Liberty Hall is also called Liberty House and is the location where Alexander Stephens lived. Stephens was Vice President of the Confederate States of America. This home was constructed after the Civil War from 1872-1873. Prior to this home was a different house, in which Stephens lived. The home can be found in Crawfordville, Georgia, and is included in the Alexander H. Stephens State Historic Park.
The first floor of Liberty Hall consists of Stephens’
bedroom which includes the wheelchair he used.
He was chronically sick the majority of his adult life and did not often
surpass 95 pounds; a table near the bed had bottles placed on them consisting
medication that was popular in the time period.
Located in the anterior of the home is a men’s sitting room, and the
women’s sitting room is located in the back of the first floor. While living here several prominent people
came to see Stephens such as, Robert Toombs, Howell Cobb, and Thomas Cobb. Toombs lived not far from the home in
Washington, Georgia and so had his own room at Liberty Hall on its upper floor.
Located in a different building at the rear of the house,
is a kitchen; this location was normal of homes in the time period to prevent
the oven from making the house hot in the summer season. This particular location for a kitchen diminished
the chances of a fire starting in the house as well. Author of Gone
with the Wind, Margaret Mitchell, knew of the existence of Liberty Hall. In fact Mitchell used the home as inspiration
for her famous novel. Mitchell has been
recorded to have said that idea for the plantation house “Tara,” on the novel’s
O’Hara plantation, came from Liberty Hall and the Fitzgerald home of Clayton
County, Georgia. While Liberty Hall was
the inspiration of the plantation house in the 1939 film version of the novel,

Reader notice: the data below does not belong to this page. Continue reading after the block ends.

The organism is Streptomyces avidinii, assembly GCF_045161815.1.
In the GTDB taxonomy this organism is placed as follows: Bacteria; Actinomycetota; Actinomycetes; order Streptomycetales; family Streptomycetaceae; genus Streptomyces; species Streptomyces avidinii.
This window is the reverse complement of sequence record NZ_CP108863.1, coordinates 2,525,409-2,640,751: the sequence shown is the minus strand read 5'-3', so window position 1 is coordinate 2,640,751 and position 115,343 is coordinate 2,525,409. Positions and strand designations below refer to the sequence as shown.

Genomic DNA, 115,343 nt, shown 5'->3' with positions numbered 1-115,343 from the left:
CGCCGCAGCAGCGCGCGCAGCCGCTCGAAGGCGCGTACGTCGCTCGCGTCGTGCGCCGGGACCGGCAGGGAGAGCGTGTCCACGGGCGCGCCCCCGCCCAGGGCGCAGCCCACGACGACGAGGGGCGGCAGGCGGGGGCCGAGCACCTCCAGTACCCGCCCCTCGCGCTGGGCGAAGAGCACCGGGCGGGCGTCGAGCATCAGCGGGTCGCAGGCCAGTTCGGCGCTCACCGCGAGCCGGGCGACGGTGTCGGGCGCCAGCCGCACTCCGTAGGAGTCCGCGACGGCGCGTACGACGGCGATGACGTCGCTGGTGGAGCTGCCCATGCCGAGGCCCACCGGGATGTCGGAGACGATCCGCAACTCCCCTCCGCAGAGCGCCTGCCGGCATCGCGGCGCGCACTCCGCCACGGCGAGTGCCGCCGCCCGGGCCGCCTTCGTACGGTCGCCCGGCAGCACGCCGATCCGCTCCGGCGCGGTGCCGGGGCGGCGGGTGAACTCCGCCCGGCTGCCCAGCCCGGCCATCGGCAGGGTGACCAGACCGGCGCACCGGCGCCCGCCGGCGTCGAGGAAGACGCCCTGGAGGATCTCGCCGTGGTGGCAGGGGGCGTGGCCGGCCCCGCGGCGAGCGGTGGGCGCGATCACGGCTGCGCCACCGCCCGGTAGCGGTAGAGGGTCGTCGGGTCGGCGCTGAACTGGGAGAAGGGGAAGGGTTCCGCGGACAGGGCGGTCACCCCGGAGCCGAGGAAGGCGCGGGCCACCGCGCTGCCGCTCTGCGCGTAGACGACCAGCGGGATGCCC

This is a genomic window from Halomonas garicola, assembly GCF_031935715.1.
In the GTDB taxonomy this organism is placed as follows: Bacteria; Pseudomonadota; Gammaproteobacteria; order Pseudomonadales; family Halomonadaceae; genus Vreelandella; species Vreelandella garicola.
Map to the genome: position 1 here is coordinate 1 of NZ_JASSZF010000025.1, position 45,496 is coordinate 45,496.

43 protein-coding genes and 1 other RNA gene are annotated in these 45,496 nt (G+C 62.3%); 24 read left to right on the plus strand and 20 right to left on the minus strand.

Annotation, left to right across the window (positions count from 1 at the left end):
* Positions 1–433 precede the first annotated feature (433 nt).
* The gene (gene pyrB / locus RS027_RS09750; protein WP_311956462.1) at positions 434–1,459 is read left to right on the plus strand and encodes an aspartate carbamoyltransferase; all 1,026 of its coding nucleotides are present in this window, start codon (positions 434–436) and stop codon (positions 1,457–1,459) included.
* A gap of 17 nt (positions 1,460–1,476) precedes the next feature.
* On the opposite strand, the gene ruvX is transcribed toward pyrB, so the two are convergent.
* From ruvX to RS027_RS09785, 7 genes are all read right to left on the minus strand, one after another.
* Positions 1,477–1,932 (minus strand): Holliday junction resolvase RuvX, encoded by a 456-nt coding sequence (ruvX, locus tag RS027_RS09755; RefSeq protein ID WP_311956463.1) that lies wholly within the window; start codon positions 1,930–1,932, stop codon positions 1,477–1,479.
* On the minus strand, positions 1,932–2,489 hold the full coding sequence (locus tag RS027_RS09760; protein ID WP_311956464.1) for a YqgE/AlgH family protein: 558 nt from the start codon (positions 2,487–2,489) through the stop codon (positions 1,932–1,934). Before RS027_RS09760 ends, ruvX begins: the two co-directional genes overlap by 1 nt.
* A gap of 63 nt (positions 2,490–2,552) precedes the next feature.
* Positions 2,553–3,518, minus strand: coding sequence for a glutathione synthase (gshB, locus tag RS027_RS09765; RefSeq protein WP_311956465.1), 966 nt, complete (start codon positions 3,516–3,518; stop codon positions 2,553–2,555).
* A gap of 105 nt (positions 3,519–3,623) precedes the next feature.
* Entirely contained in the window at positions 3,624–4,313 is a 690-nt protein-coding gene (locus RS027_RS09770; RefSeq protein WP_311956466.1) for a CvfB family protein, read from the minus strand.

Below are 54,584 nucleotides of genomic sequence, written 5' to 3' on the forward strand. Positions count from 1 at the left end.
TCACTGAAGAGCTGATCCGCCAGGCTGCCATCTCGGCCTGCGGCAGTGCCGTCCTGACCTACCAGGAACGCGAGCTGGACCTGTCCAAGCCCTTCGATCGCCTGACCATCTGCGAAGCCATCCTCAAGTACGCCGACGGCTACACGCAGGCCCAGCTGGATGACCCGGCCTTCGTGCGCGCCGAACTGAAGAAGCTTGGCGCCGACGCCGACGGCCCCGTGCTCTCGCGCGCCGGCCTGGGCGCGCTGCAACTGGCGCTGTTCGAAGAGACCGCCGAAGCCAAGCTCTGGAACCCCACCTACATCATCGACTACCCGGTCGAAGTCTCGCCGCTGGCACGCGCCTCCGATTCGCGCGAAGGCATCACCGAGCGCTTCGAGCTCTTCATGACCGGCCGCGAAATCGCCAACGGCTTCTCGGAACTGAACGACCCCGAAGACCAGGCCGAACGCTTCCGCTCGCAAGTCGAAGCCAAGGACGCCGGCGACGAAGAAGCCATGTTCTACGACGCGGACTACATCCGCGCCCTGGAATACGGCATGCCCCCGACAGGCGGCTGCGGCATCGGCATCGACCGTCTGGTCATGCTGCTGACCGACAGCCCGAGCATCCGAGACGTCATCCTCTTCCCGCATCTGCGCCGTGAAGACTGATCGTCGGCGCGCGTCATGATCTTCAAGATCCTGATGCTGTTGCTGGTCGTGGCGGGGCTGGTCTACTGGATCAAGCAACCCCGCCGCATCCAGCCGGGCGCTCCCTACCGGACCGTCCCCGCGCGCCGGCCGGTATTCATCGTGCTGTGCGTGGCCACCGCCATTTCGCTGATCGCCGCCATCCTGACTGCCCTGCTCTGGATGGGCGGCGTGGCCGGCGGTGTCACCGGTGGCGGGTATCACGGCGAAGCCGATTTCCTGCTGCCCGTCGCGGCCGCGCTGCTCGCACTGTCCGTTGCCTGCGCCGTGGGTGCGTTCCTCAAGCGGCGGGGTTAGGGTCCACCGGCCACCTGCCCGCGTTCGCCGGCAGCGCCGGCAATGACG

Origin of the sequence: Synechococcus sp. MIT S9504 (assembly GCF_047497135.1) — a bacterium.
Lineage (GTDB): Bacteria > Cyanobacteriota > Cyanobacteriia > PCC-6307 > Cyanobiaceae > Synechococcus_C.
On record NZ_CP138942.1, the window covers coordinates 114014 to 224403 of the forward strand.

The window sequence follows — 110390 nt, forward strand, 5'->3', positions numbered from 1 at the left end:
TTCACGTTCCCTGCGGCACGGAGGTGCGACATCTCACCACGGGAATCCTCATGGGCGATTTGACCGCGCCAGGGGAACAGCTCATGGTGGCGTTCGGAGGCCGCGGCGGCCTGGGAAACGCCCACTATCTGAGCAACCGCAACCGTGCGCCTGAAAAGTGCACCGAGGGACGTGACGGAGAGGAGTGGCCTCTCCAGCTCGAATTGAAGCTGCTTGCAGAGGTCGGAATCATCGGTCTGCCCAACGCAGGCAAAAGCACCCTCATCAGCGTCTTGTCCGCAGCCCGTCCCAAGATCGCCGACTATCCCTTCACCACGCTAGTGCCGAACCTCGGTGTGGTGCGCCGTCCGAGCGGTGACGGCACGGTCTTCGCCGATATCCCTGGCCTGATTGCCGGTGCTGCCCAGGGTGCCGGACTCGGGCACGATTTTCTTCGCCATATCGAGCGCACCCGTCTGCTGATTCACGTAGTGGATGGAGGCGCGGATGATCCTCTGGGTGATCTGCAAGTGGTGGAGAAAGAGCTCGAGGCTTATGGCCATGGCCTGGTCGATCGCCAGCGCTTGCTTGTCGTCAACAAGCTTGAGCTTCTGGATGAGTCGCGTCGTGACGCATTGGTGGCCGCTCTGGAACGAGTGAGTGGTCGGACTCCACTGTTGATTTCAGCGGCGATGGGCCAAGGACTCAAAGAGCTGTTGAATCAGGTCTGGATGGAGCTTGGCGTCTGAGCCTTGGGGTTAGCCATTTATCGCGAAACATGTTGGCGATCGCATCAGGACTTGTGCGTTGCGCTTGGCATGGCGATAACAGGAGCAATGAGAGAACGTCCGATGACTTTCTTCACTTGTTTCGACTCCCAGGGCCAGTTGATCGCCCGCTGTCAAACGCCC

the real home and the fictional home slightly differ from each other. Mitchell was drawn to the irregular, free
design of the house.
There is a tiny Confederate Museum located beside the
house that is controlled by the State of Georgia.1 There is a statue of Alexander Stephens
placed before the house.2 The Alexander
H. Stephens Historic Park did not gain possession of the site until 1933. The park was created by the Civilian
Conservation Corps (CCC). The CCC
created the park so that the community would have something to do, and it
salvaged the historic aspects of Liberty Hall.
Stephens originally bought the property two years following his
admittance into the U.S. Congress in 1843.
Despite not agreeing with Georgia’s decision to secede
from the Union, Stephens was selected as the Vice President of the Confederate
States in 1862. He and Confederate
President Jefferson Davis clashed frequently, however Stephens did his job as
Vice President the best he could up to the closing of the Civil War. Stephens was put in a jail in the North for
five months following the end of the war.
He eventually came back to Crawfordville where he would remain up to his
death. Stephens was eventually reelected
into the U.S. Congress and even became Governor of Georgia. After his death, Stephens was laid to rest at